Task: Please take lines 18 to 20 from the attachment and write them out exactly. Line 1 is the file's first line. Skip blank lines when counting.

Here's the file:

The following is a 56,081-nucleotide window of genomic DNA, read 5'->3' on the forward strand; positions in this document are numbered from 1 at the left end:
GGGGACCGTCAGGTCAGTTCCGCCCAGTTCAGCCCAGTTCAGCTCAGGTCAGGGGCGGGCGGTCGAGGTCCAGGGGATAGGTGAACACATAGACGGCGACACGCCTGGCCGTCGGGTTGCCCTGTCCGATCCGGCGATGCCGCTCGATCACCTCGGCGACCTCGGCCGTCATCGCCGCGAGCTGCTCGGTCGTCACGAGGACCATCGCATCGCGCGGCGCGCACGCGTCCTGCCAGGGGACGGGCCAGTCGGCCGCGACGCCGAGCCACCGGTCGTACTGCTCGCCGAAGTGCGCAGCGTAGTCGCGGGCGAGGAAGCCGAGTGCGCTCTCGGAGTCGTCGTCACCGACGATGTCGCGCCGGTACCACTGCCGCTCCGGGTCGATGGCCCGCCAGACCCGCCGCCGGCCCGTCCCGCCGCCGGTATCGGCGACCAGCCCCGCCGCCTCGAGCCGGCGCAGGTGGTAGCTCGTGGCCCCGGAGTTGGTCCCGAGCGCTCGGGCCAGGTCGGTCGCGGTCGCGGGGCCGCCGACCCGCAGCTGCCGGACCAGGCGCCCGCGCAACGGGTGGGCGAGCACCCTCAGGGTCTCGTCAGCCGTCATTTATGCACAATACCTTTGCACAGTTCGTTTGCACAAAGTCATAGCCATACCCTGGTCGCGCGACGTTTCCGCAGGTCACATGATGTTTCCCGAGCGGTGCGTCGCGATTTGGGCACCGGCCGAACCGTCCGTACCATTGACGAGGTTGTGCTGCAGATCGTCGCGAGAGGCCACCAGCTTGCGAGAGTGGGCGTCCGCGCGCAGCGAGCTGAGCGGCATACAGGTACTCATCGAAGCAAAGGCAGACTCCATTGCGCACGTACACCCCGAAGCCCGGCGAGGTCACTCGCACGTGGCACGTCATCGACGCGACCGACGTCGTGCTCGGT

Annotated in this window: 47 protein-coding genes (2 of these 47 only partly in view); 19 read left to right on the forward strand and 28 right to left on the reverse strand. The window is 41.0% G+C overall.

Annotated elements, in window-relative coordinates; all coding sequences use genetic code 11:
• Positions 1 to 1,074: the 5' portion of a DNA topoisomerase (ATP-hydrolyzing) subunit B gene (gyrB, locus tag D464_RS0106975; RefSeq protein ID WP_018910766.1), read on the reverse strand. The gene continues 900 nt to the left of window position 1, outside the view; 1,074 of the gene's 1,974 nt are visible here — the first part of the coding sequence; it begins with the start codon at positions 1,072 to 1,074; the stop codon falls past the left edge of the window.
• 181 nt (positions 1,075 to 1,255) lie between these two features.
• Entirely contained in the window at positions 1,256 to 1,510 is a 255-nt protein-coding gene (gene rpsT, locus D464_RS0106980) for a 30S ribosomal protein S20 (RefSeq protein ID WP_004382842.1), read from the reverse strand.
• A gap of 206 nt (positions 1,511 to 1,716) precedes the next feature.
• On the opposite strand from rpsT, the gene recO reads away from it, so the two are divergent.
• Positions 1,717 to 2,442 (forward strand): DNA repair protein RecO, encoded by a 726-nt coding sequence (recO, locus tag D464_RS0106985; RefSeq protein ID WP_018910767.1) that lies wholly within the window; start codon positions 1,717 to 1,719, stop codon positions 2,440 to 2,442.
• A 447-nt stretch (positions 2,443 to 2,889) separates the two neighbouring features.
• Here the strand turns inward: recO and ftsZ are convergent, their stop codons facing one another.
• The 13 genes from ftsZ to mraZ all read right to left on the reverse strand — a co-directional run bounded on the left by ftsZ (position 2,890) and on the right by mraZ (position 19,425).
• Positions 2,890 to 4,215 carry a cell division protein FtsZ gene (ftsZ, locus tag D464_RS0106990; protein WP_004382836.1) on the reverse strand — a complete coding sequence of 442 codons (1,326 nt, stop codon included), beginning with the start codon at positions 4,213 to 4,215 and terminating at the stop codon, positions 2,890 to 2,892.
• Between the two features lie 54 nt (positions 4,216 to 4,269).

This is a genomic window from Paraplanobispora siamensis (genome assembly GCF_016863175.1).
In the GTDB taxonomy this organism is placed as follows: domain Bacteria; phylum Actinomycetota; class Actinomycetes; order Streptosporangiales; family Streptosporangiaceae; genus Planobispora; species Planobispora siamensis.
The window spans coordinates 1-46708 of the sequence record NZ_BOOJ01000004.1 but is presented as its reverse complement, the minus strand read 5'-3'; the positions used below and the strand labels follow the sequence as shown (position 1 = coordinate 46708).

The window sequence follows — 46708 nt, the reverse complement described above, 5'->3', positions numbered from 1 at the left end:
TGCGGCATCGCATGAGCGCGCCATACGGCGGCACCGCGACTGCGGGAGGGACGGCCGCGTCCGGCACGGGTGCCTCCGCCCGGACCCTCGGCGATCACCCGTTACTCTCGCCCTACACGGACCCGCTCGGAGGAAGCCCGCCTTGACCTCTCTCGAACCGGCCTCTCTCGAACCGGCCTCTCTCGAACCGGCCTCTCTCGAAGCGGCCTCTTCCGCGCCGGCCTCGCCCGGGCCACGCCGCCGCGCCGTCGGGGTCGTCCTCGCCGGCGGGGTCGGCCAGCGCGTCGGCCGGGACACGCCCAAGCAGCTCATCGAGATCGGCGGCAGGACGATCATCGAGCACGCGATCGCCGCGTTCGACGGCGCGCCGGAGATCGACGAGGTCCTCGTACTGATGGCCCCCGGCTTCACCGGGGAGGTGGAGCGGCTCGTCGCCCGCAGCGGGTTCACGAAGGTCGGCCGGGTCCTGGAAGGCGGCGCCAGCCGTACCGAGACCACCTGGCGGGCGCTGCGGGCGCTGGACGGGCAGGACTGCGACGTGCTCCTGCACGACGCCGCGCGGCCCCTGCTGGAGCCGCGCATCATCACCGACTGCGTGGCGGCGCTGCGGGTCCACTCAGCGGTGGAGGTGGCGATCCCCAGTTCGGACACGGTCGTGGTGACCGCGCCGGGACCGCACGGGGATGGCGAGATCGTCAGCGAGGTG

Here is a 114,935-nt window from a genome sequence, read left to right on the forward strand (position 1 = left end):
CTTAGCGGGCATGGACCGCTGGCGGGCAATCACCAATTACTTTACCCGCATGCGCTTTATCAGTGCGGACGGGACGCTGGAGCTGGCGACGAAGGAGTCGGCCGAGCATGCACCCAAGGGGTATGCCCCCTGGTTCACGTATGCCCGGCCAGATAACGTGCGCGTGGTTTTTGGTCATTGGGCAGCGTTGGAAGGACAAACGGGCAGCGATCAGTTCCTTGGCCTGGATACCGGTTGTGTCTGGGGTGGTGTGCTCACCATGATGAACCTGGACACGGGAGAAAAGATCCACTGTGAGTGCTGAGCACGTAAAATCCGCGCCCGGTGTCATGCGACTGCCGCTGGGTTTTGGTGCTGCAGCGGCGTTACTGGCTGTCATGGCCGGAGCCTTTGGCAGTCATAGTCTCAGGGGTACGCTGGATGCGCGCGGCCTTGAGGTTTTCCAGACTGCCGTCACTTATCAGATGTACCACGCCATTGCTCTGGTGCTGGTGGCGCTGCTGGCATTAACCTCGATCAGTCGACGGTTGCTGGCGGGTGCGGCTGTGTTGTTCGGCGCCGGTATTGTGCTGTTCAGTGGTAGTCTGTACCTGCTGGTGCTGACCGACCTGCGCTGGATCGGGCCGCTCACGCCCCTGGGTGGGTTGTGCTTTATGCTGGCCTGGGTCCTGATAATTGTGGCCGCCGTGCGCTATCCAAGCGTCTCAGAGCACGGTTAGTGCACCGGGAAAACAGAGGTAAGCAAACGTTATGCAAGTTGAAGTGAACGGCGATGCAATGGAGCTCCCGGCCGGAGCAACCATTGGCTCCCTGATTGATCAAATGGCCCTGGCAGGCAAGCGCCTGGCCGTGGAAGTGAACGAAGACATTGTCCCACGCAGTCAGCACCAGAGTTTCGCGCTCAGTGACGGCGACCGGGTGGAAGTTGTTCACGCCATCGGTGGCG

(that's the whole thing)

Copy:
The window spans coordinates 1-46708 of the sequence record NZ_BOOJ01000004.1 but is presented as its reverse complement, the minus strand read 5'-3'; the positions used below and the strand labels follow the sequence as shown (position 1 = coordinate 46708).

The window sequence follows — 46708 nt, the reverse complement described above, 5'->3', positions numbered from 1 at the left end:
TGCGGCATCGCATGAGCGCGCCATACGGCGGCACCGCGACTGCGGGAGGGACGGCCGCGTCCGGCACGGGTGCCTCCGCCCGGACCCTCGGCGATCACCCGTTACTCTCGCCCTACACGGACCCGCTCGGAGGAAGCCCGCCTTGACCTCTCTCGAACCGGCCTCTCTCGAACCGGCCTCTCTCGAACCGGCCTCTCTCGAAGCGGCCTCTTCCGCGCCGGCCTCGCCCGGGCCACGCCGCCGCGCCGTCGGGGTCGTCCTCGCCGGCGGGGTCGGCCAGCGCGTCGGCCGGGACACGCCCAAGCAGCTCATCGAGATCGGCGGCAGGACGATCATCGAGCACGCGATCGCCGCGTTCGACGGCGCGCCGGAGATCGACGAGGTCCTCGTACTGATGGCCCCCGGCTTCACCGGGGAGGTGGAGCGGCTCGTCGCCCGCAGCGGGTTCACGAAGGTCGGCCGGGTCCTGGAAGGCGGCGCCAGCCGTACCGAGACCACCTGGCGGGCGCTGCGGGCGCTGGACGGGCAGGACTGCGACGTGCTCCTGCACGACGCCGCGCGGCCCCTGCTGGAGCCGCGCATCATCACCGACTGCGTGGCGGCGCTGCGGGTCCACTCAGCGGTGGAGGTGGCGATCCCCAGTTCGGACACGGTCGTGGTGACCGCGCCGGGACCGCACGGGGATGGCGAGATCGTCAGCGAGGTG